I just get sick and tired of reading people's comments like the one I originally replied to calling for everyone to do everything they can to keep everyone else uber safe. It's retarded. Consider that you HAVE to STOP restricting choice in exchange for safety at some freaking point. We're beyond that point. STOP!

about 9 months ago
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Is the Porsche Carrera GT Too Dangerous?

twdorris Re:When you have a bad driver ... (961 comments)

It's funny that you perfectly match adolf's parody above but are totally serious about it.

It took me a bit to figure out WTF you were referring to without a link to the parody in question. Thanks for that, BTW.

But now that I read it, I can tell you with 100% certainty that I did not "perfectly match" his parody. In fact, it wasn't even close. I specifically limited my willingness to give up a "little" safety in exchange for a "little" choice. Either you can't read or you're not bothering to do so or you just looking for someone to poke at. If it's either of the first two, bugger off. If it's the later, bring something meaningful to the discussion or move along.

about 9 months ago

Submissions

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Is E85 dead now?

twdorris twdorris writes  |  more than 2 years ago

twdorris writes "With a stoichiometric ratio far lower than that of gasoline (much lower than the price difference), buying E85 instead of gasoline was already hard to justify. Unless you raced your car on a track where E85 provided a GREAT alternative to race fuel, it really didn't make financial sense. And there are other reasons not to buy E85 too. Like the impact corn-based ethanol is having on food prices or the questionable emissions results (link to paper).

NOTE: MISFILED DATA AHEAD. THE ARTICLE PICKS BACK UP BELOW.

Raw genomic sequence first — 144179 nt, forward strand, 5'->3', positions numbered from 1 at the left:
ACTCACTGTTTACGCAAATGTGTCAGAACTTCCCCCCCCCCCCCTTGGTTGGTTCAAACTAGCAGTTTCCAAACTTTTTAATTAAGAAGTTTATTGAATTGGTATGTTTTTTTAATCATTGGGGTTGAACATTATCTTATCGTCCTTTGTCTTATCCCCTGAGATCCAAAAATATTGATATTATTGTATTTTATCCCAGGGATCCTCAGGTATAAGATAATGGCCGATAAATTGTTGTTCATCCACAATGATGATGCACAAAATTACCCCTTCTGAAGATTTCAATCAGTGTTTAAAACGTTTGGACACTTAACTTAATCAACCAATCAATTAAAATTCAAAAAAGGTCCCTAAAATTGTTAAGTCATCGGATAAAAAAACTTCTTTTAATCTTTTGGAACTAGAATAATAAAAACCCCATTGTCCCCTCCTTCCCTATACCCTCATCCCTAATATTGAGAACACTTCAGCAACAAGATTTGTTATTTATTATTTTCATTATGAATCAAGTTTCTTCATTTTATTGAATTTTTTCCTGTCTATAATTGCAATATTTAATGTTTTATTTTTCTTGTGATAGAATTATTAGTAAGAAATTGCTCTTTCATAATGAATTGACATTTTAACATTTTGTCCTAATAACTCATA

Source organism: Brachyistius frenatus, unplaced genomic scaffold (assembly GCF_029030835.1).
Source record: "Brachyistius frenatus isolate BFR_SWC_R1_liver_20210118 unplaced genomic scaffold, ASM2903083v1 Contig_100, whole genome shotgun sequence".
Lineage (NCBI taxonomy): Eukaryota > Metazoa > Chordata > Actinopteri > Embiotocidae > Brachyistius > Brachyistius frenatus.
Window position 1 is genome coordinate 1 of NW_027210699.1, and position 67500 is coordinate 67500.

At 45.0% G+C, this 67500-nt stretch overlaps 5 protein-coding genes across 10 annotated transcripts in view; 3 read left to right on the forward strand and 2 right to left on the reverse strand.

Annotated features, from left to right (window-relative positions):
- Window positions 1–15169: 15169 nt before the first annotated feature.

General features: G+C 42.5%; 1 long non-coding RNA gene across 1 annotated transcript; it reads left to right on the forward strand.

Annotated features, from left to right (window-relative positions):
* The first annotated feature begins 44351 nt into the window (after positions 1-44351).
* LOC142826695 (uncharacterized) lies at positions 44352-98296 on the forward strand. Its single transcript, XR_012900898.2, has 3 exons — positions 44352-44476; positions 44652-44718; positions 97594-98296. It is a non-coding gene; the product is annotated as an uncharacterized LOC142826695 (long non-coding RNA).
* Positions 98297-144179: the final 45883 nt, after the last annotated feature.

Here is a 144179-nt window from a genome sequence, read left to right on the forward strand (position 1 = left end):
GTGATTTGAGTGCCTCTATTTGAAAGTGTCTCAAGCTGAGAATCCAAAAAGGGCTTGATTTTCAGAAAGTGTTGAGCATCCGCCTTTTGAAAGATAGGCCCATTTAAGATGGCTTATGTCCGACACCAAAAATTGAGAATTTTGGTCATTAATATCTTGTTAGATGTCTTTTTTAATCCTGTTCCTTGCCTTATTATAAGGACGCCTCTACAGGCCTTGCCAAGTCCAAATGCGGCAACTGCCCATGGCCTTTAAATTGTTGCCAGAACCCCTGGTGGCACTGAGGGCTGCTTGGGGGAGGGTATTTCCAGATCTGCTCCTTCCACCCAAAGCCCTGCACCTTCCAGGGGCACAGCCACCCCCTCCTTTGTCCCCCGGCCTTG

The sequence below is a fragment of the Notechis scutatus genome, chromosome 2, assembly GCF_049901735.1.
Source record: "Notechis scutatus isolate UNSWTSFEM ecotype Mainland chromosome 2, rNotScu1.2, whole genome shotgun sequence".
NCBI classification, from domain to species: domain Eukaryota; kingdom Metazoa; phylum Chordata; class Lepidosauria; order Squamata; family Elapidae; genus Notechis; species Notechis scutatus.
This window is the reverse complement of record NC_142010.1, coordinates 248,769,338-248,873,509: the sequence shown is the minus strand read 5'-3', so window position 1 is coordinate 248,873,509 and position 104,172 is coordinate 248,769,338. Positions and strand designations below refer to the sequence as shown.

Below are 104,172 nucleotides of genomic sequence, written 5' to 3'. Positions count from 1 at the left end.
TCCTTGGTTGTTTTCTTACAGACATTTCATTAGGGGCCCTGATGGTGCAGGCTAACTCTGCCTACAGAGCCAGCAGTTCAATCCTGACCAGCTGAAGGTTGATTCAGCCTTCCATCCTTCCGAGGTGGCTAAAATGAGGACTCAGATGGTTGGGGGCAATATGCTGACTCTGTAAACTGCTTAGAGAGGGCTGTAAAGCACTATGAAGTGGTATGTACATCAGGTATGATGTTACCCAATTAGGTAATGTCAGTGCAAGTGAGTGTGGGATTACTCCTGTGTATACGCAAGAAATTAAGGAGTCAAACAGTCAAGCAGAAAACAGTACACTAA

So now that the ethanol subsidies provided by the United States federal government are scheduled to end this summer, it's going to be even harder to justify E85 (at least in the US). This change will basically make a gallon of E85 cost the same or slightly more than gasoline.

With so many things working against it, are the days numbered for readily available E85 at your local gas station? And should it have ever even been made available to begin with? How much did all that government-backed R&D and tax credits cost us for something that was pretty clearly questionable to begin with?"

Link to Original Source
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SOPA and PIPA dead in the water?

twdorris twdorris writes  |  more than 2 years ago

twdorris writes "Is this an example of our 3-part government actually working as intended? It seems the executive branch doesn't agree with the legislative on a key piece of lobby-induced insanity.

http://www.ft.com/cms/s/0/471520c6-3f9f-11e1-ad6a-00144feab49a.html#axzz1jYVL1BbO

Quote FTFA:

“While we believe that online piracy by foreign websites is a serious problem that requires a serious legislative response, we will not support legislation that reduces freedom of expression, increases cybersecurity risk, or undermines the dynamic, innovative global internet,” the White House said in a blog post."

Link to Original Source